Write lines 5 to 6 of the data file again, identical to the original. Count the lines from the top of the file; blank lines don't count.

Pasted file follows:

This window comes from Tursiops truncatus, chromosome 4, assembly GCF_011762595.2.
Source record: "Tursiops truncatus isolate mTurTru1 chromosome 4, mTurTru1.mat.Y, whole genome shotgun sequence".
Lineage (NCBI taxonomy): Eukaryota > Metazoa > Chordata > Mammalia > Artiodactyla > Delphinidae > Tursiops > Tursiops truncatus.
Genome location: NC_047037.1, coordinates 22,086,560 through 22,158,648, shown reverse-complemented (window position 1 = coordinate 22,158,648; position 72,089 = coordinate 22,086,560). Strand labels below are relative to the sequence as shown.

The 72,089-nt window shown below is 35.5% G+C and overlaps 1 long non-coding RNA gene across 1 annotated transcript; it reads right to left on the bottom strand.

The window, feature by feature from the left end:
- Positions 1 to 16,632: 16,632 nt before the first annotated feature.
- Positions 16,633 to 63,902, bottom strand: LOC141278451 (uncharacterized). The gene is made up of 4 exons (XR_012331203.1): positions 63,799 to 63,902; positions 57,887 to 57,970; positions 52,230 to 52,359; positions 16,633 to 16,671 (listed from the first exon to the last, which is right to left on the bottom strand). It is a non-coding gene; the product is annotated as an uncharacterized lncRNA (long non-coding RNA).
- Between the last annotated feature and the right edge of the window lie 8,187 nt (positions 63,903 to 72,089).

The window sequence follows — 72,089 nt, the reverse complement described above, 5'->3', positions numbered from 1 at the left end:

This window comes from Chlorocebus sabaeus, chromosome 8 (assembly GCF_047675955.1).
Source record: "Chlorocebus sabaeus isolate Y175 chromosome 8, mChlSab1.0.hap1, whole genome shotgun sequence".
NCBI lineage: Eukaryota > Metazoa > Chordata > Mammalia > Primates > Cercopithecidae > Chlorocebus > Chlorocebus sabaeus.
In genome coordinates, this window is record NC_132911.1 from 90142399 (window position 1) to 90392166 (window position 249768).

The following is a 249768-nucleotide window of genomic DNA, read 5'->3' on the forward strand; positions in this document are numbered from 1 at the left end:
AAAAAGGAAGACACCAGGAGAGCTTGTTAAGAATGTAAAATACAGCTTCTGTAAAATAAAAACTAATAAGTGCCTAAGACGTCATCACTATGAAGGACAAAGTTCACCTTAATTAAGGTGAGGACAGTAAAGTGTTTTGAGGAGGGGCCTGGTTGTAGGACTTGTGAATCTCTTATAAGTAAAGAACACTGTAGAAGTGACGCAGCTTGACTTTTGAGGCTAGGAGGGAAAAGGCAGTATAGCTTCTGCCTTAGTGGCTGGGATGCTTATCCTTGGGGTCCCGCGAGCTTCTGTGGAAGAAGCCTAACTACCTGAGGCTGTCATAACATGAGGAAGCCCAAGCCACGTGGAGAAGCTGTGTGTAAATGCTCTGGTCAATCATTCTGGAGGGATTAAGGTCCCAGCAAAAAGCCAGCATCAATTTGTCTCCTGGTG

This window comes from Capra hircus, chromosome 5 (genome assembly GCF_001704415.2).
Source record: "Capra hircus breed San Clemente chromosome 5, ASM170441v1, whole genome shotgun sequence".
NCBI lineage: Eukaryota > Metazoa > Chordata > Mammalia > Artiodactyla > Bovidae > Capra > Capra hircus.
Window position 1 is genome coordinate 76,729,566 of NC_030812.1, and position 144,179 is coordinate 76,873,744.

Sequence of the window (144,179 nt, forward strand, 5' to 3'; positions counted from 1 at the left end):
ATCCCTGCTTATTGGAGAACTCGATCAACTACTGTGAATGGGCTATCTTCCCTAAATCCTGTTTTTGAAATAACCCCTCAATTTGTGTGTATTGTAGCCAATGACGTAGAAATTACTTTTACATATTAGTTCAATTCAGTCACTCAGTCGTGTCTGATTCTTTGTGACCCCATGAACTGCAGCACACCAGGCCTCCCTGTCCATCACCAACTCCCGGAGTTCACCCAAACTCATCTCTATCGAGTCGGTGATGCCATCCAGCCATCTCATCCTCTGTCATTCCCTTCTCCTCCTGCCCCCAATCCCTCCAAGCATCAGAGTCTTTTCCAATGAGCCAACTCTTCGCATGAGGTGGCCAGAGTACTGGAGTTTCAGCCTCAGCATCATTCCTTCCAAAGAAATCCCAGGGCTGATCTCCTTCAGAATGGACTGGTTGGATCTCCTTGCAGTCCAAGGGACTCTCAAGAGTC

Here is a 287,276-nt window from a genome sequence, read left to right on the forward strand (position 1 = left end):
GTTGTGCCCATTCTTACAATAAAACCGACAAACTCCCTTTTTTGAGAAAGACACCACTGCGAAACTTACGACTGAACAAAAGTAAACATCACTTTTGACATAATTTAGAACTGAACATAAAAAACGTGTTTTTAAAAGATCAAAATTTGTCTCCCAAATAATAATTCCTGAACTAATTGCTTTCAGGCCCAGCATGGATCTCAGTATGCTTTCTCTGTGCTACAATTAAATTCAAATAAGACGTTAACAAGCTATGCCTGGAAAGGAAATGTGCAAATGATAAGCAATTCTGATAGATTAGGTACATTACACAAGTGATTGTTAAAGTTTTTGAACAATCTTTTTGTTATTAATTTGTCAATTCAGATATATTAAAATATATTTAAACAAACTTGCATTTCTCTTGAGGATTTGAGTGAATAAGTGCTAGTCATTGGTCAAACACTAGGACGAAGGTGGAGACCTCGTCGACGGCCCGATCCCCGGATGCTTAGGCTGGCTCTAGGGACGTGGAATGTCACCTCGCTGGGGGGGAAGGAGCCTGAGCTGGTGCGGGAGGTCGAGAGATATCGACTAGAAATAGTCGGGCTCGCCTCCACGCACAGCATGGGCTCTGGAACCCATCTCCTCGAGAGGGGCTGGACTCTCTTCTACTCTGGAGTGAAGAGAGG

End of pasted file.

The 72,089-nt window shown below is 35.5% G+C and overlaps 1 long non-coding RNA gene across 1 annotated transcript; it reads right to left on the bottom strand.

The window, feature by feature from the left end: